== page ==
Pennsylvania’s natural gas and electric utilities recognize the difficult choices facing lawmakers as they struggle to balance the state budget. In developing solutions, care should be taken to spread the burden of paying for state government fairly among citizens.
Tax legislation recently approved by the Pennsylvania Senate does not accomplish that goal. Two-thirds of the additional revenue under that bill (over $400 million) comes from taxes on public utilities, including a new tax on the gross receipts of natural gas utilities and an increase in the current gross receipts tax on electric utilities. Since regulated utilities have a right to recover their state tax payments, these new taxes are—in substance if not in form—taxes on utility customers.
Using utilities as collection agents for state government isn’t good policy. First, it lacks transparency as costs of state government are presented to citizens on their utility bills rather than their tax bills. Second, it does not spread the burden of paying for state government fairly. Just over half of Pennsylvania’s citizens heat their homes with natural gas and they will see their bills increase. Citizens who heat their homes with heating oil, on the other hand, will escape these payments. Similarly, citizens who are served by municipal electric systems avoid the tax paid by customers of electric utilities.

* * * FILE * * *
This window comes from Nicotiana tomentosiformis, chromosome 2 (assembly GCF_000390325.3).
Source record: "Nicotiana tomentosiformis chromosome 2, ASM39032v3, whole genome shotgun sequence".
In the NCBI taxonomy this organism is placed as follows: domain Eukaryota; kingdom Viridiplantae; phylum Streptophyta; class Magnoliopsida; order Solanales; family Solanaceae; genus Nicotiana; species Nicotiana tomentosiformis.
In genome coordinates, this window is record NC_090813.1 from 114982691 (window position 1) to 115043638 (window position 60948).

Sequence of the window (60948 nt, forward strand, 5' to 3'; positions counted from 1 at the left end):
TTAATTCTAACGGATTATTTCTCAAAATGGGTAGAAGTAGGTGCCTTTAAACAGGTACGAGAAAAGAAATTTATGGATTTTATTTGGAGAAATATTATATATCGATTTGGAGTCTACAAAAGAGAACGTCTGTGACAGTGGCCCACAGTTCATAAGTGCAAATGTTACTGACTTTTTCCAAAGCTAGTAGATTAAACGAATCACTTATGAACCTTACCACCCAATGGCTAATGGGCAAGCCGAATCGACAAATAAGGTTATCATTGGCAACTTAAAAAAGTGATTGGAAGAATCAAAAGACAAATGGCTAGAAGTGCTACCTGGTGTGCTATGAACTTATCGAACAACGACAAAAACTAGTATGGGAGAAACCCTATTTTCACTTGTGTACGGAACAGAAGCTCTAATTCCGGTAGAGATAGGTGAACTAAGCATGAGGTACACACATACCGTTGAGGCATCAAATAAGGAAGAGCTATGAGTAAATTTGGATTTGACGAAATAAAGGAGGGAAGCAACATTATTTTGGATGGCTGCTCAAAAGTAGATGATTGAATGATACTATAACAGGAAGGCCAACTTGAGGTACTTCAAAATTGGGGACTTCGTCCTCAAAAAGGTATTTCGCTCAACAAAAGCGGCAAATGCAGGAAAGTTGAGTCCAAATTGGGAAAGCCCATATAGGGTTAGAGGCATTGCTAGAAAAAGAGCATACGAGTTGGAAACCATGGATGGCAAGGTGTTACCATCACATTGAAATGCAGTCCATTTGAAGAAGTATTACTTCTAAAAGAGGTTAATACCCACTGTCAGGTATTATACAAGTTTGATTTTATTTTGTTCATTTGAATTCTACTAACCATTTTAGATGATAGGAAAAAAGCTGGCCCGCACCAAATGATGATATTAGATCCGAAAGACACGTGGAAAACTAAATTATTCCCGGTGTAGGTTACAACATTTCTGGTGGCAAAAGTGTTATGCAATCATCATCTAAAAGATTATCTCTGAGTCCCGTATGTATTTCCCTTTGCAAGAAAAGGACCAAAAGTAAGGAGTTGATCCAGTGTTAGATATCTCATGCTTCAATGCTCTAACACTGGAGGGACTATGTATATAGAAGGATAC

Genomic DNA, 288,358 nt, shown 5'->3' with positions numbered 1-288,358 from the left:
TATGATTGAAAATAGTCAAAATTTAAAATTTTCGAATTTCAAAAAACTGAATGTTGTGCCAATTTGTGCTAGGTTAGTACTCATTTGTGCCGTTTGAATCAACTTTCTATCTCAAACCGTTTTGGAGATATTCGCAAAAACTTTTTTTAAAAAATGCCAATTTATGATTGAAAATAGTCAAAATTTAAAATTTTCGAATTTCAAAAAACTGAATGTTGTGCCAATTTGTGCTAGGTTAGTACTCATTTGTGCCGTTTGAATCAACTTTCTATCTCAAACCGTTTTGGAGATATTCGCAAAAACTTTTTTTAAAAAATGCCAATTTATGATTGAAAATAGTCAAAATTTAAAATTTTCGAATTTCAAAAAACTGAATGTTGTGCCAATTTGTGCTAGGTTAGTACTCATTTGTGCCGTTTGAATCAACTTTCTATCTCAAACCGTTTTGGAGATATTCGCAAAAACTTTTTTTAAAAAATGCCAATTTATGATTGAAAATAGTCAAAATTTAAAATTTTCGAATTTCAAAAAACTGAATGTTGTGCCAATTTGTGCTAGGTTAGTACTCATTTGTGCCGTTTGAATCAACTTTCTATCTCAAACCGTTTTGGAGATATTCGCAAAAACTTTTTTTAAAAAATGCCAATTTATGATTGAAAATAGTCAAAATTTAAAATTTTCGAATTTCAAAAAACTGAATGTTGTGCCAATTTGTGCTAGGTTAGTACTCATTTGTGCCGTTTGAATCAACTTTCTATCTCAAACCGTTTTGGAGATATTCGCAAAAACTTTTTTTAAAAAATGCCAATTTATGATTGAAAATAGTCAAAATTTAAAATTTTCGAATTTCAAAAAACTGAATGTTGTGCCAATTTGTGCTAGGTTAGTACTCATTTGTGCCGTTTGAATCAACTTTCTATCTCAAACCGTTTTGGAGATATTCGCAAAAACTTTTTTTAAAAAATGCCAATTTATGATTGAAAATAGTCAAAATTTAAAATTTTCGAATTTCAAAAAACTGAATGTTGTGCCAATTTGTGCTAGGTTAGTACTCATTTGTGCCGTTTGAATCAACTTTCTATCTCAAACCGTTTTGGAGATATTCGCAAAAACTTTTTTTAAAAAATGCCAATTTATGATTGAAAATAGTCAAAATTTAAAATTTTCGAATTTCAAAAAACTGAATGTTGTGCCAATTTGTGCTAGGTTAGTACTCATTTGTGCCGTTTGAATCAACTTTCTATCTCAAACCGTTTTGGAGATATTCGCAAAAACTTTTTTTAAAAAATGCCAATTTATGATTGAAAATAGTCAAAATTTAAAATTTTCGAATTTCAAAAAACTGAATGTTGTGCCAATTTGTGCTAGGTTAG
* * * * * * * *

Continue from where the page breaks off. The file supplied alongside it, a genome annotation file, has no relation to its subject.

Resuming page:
Energy-intensive utility customers will also bear a disproportionate burden. Some manufacturers will pay hundreds of thousands, and even millions, of dollars more due to the legislation, according to the Pennsylvania Chamber of Business and Industry. This will be another drag on economic growth and job creation. Local government will feel the pain too. School districts that use natural gas to heat their buildings could see utility bills increase by tens or hundreds of thousands of dollars.
Balancing the budget by raising energy costs for consumers isn’t a good strategy in a state seeking to boost its competitiveness through the strength of its energy resources. Singling out utility customers to pay the lion’s share of new taxes isn’t transparent or fair.
Terrance J. Fitzpatrick is the President & CEO of the Energy Association of Pennsylvania, a trade group of natural gas and electric utilities in the Commonwealth
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